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PLoS One. 2014 May 13;9(5):e92784. doi: 10.1371/journal.pone.0092784. eCollection 2014.

Hepatic arterial infusion chemotherapy for patients with huge unresectable hepatocellular carcinoma.

Author information

1
Division of Gastroenterology, Department of Internal Medicine, Kaohsiung Veterans General Hospital, Kaohsiung, Taiwan; School of Medicine, National Yang-Ming University, Taipei, Taiwan.
2
School of Medicine, National Yang-Ming University, Taipei, Taiwan; Department of Radiology, Kaohsiung Veterans General Hospital, Kaohsiung, Taiwan.
3
Department of Finance and Banking, College of Business and Management, Kun Shan University, Tainan, Taiwan.
4
Division of Gastroenterology, Department of Internal Medicine, Kaohsiung Veterans General Hospital, Kaohsiung, Taiwan.

Abstract

BACKGROUND AND AIM:

The optimal treatment for huge unresectable hepatocellular carcinoma (HCC) remains controversial. The outcome of transcatheter arterial chemoembolization (TACE) for patients huge unresectable HCC is generally poor and the survival benefit of TACE in these patients is unclear. The aim of the study is to compare the effect of hepatic arterial infusion chemotherapy (HAIC) versus symptomatic treatment in patients with huge unresectable HCC.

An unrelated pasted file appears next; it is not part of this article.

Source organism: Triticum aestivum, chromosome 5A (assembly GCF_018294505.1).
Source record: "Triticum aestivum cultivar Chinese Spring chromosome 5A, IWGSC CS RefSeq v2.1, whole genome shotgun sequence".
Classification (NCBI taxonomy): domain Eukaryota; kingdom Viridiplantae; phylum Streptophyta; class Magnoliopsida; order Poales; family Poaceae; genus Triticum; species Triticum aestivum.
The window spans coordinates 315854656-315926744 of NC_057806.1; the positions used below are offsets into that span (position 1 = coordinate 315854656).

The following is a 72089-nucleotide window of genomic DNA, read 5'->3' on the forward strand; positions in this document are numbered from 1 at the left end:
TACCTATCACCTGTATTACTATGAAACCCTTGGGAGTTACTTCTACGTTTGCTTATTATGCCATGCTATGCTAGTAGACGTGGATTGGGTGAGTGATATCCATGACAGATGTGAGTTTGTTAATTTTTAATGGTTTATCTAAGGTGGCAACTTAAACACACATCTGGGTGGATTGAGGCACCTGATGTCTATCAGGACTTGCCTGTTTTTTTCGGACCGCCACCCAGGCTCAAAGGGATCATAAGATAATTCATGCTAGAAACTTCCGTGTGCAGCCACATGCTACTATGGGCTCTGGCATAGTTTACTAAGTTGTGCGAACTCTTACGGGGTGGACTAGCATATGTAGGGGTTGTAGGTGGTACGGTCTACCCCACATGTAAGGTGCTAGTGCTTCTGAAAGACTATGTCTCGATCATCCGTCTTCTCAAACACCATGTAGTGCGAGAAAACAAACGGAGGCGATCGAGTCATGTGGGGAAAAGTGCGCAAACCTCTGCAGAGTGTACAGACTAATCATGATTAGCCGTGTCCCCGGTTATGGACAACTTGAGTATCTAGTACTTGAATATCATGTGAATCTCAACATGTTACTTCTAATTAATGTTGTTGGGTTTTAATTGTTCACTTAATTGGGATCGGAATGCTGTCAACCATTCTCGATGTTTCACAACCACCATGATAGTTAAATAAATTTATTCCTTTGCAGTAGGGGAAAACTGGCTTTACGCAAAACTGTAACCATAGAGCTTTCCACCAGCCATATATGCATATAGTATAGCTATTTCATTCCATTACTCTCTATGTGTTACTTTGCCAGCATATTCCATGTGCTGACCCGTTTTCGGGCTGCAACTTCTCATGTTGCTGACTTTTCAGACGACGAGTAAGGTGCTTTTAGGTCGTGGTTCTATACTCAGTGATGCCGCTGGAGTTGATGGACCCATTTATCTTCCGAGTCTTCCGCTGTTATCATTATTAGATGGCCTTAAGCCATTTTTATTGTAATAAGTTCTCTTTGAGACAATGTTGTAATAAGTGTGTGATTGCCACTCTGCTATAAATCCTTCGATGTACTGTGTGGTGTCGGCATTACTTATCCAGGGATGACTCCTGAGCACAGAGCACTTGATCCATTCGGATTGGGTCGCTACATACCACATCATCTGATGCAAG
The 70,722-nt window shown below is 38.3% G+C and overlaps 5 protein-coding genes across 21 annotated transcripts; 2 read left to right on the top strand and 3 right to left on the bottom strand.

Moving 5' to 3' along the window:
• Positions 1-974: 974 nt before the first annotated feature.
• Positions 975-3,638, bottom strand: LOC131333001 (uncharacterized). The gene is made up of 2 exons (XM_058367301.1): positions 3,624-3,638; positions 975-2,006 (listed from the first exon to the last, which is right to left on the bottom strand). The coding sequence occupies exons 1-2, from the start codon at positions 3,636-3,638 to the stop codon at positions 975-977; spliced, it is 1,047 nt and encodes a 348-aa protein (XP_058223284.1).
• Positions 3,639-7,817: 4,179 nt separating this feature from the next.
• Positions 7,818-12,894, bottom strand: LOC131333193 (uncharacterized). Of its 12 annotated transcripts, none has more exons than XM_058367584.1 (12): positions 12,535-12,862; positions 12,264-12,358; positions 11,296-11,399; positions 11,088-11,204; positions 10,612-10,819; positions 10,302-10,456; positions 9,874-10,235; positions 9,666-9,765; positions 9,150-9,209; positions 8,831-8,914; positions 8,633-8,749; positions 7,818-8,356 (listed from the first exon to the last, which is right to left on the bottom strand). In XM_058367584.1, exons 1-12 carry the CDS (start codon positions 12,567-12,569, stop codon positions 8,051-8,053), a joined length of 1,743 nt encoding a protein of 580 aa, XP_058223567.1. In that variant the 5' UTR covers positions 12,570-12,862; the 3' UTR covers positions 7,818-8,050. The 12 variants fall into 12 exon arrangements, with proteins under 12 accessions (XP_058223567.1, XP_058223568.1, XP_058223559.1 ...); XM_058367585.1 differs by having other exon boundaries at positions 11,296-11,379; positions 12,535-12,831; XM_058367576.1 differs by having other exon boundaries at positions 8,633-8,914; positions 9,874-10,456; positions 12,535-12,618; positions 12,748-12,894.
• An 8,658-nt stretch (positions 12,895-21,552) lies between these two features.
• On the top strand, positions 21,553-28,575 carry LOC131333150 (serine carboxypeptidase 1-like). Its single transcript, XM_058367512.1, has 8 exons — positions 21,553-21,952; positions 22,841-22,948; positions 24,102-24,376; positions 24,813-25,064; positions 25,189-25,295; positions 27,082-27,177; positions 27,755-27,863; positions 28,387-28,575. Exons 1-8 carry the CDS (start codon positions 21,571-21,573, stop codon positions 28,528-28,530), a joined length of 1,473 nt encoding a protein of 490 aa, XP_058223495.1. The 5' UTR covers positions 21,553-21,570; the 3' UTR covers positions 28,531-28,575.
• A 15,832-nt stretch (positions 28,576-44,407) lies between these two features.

METHODS:

Since 2000 to 2005, patients with huge (size >8 cm) unresectable HCC were enrolled. Fifty-eight patients received HAIC and 44 patients received symptomatic treatment. In the HAIC group, each patient received 2.4+1.4 (range: 1-6) courses of HAIC. Baseline characteristics and survival were compared between the HAIC and symptomatic treatment groups.

RESULTS:

The HAIC group and the symptomatic treatment group were similar in baseline characteristics and tumor stages. The overall survival rates at one and two years were 29% and 14% in the HAIC group and 7% and 5% in the symptomatic treatment group, respectively. The patients in the HAIC group had significantly better overall survival than the symptomatic treatment group (P<0.001). Multivariate analysis revealed that HAIC was the significant factor associated with the overall survival (relative risk: 0.321, 95% confidence interval: 0.200-0.515, P<0.001). None of the patients died due to immediate complications of HAIC.

CONCLUSIONS:

HAIC is a safe procedure and provides better survival than symptomatic treatment in patients with huge unresectable HCC.

PMID:
24824520
PMCID:
PMC4019468
DOI:
10.1371/journal.pone.0092784
[Indexed for MEDLINE]
Free PMC Article

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